According to the BBC, the Partnership for Global Infrastructure and Investment (PGII) relaunches a scheme unveiled at last year’s G7 talks in Cornwall, England.
Addressing the summit in Krun on Sunday, US President Joe Biden said that last year in Cornwall, the G7 made a commitment to “step up and provide financing for quality, high-standard, sustainable infrastructure in developing and middle-income countries”.
“We’re offering better options for countries and for people around the world to invest in critical infrastructure that improves the lives, their lives, all of our lives, and delivers real gains for all of our people, not just the G7, all of our people,” the President was quoted as saying in a readout issued by the White House.
Biden said that the G7 leaders aim to mobilise nearly $600 billion by 2027.
Of the total, the US will raise $200 billion via grants, federal funds and private investment, while the European Union (EU) has pledged 300 billion euros ($316 billion).
“These strategic investments are areas of critical to sustainable development and to our shared global stability: health and health security, digital connectivity, gender equality and equity, climate and energy security.”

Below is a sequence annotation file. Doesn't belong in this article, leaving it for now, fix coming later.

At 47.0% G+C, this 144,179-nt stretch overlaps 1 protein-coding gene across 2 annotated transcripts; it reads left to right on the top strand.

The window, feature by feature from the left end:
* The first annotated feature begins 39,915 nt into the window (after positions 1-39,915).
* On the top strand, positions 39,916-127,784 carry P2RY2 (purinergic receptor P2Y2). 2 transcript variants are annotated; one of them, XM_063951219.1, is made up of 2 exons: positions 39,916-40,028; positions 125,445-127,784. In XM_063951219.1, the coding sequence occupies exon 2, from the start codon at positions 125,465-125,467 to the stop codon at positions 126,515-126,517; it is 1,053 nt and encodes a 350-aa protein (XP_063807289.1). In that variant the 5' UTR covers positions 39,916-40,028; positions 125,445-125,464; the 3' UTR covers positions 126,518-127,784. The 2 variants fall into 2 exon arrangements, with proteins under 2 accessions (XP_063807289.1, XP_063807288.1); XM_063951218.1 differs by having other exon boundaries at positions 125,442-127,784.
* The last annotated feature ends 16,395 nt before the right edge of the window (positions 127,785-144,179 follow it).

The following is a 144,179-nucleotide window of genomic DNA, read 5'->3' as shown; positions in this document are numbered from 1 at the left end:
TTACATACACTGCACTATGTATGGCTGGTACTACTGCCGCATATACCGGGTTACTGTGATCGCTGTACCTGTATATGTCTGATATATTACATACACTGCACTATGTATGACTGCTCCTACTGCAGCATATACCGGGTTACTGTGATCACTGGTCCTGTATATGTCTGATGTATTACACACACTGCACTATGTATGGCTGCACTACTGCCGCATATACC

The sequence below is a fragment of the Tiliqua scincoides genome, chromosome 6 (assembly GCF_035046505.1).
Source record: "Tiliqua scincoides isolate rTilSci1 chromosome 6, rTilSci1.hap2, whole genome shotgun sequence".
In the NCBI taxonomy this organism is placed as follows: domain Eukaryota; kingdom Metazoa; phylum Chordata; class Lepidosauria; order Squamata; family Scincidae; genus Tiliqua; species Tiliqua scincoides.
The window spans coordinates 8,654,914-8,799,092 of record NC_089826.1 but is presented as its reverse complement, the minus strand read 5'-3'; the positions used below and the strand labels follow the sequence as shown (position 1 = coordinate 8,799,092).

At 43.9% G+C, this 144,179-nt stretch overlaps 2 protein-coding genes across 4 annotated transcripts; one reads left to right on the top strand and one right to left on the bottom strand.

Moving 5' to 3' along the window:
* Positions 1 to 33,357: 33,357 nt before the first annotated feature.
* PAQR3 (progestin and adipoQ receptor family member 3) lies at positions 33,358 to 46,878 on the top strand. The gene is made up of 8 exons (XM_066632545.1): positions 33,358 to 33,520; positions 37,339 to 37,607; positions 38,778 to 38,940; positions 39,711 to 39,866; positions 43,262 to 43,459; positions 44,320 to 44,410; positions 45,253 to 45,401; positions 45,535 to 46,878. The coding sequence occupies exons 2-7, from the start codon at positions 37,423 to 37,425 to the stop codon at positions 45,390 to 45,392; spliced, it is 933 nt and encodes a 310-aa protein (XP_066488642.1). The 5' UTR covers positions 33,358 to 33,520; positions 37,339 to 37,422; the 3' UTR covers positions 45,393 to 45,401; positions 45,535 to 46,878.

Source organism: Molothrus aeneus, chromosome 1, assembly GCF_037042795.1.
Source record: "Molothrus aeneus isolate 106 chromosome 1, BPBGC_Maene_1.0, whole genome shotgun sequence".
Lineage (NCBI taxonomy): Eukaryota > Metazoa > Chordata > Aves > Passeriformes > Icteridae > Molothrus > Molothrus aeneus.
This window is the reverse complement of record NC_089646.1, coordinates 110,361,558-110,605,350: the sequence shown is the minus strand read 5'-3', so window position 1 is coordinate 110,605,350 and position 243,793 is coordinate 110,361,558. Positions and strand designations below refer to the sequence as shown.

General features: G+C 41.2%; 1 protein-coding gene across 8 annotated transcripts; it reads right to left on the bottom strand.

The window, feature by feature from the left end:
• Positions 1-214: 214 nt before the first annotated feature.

He further clarified that “this isn’t aid or charity; it’s an investment that will deliver returns for everyone”.
“It’ll boost all of our economies, and it’s a chance for us to share our positive vision for the future and let communities around the world see themselves the concrete benefits of partnering with democracies,” Biden added.
European Commission President Ursula von der Leyen said the aim of the latest project was to present a “positive powerful investment impulse to the world to show our partners in the developing world that they have a choice”, the BBC reported.
The infrastructure plan was first unveiled at the 2021 G7 summit, which was called the Build Back Better World at the time.
The US-driven plan however, faltered from a lack of progress, and the project was renamed to PGII before being resuscitated at the ongoing summit.
Jinping’s BRI, launched in 2013, provides financing for emerging countries to build infrastructure like ports, roads and bridges.
While it has developed trade links, it has also been criticised as a means of providing “predatory loans”, forcing debt-saddled countries to cede key assets if they fail to meet their debt repayments, said the BBC.